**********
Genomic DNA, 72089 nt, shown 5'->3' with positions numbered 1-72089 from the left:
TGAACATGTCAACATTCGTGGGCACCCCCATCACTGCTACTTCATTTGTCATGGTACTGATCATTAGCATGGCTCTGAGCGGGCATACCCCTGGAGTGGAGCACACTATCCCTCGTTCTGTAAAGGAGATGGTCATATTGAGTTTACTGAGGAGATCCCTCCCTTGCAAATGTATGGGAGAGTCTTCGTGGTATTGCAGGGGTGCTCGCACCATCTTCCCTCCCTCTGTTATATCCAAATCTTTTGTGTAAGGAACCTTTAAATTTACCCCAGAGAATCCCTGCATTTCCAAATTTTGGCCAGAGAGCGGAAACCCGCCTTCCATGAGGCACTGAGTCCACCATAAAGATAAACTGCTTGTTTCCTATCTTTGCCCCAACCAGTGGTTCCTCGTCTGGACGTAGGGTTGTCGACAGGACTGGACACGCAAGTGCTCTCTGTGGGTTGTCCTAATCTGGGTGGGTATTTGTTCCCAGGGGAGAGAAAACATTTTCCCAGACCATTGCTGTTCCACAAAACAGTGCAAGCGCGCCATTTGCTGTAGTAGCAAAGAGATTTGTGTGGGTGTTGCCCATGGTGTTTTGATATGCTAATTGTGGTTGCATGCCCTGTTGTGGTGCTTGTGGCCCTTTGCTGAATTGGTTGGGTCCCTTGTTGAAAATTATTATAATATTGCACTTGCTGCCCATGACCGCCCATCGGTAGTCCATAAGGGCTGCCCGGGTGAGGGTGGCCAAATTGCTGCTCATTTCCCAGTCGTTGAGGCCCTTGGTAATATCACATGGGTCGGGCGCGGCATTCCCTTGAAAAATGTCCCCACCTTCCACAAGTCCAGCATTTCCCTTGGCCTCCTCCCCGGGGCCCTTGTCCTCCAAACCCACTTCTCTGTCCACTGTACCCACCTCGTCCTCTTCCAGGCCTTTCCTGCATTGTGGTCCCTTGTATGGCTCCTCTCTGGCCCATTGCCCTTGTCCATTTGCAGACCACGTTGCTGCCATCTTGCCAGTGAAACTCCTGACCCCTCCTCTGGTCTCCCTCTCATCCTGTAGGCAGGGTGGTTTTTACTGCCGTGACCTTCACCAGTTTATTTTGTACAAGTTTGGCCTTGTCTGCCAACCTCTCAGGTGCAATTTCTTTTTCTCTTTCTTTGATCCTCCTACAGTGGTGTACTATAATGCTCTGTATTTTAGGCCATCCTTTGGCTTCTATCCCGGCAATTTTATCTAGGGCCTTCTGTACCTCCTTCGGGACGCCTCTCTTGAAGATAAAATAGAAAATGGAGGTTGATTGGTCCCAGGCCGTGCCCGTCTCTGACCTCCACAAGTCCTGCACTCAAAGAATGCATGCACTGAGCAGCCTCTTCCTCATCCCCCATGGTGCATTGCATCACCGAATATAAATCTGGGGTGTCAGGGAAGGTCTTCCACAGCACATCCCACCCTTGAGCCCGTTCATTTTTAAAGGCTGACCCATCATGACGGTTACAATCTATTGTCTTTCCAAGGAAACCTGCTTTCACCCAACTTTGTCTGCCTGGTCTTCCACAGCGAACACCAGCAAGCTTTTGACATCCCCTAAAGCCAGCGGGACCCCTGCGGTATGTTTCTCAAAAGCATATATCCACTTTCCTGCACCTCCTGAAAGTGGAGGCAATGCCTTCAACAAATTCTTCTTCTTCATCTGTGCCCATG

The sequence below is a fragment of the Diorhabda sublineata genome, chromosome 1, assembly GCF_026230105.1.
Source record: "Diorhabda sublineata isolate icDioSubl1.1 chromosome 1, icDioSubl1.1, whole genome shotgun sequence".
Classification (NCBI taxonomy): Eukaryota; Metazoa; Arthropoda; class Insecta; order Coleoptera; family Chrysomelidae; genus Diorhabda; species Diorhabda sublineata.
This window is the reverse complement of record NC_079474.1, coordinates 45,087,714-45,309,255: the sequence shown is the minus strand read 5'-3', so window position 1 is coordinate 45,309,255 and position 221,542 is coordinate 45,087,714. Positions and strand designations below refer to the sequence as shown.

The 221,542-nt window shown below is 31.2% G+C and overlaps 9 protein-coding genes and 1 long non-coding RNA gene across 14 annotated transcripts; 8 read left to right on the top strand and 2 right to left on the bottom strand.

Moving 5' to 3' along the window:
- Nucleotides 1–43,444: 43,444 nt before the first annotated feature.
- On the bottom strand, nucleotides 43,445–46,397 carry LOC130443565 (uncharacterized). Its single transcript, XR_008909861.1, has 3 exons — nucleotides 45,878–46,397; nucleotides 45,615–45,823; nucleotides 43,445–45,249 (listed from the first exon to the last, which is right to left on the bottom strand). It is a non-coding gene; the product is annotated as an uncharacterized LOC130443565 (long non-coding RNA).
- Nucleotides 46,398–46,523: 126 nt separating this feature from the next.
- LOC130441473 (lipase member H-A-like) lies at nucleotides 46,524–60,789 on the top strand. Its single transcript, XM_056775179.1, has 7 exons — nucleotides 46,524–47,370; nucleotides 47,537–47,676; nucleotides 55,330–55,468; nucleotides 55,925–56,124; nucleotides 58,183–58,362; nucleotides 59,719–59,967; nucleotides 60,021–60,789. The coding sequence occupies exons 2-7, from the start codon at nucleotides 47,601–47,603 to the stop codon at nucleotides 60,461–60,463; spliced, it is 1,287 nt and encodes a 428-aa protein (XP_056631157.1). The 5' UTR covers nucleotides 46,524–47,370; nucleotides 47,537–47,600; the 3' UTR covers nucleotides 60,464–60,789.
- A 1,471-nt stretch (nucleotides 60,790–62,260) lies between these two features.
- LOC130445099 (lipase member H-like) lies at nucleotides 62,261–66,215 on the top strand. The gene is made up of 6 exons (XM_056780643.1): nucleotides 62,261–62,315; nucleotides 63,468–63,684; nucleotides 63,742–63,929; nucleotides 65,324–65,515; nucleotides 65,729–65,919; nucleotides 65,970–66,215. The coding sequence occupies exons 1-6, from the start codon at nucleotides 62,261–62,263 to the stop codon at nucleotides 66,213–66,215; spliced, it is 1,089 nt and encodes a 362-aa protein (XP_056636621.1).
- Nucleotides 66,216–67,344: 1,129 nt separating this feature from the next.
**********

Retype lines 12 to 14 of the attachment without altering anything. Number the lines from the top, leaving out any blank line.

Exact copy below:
- LOC130441473 (lipase member H-A-like) lies at nucleotides 46,524–60,789 on the top strand. Its single transcript, XM_056775179.1, has 7 exons — nucleotides 46,524–47,370; nucleotides 47,537–47,676; nucleotides 55,330–55,468; nucleotides 55,925–56,124; nucleotides 58,183–58,362; nucleotides 59,719–59,967; nucleotides 60,021–60,789. The coding sequence occupies exons 2-7, from the start codon at nucleotides 47,601–47,603 to the stop codon at nucleotides 60,461–60,463; spliced, it is 1,287 nt and encodes a 428-aa protein (XP_056631157.1). The 5' UTR covers nucleotides 46,524–47,370; nucleotides 47,537–47,600; the 3' UTR covers nucleotides 60,464–60,789.
- A 1,471-nt stretch (nucleotides 60,790–62,260) lies between these two features.
- LOC130445099 (lipase member H-like) lies at nucleotides 62,261–66,215 on the top strand. The gene is made up of 6 exons (XM_056780643.1): nucleotides 62,261–62,315; nucleotides 63,468–63,684; nucleotides 63,742–63,929; nucleotides 65,324–65,515; nucleotides 65,729–65,919; nucleotides 65,970–66,215. The coding sequence occupies exons 1-6, from the start codon at nucleotides 62,261–62,263 to the stop codon at nucleotides 66,213–66,215; spliced, it is 1,089 nt and encodes a 362-aa protein (XP_056636621.1).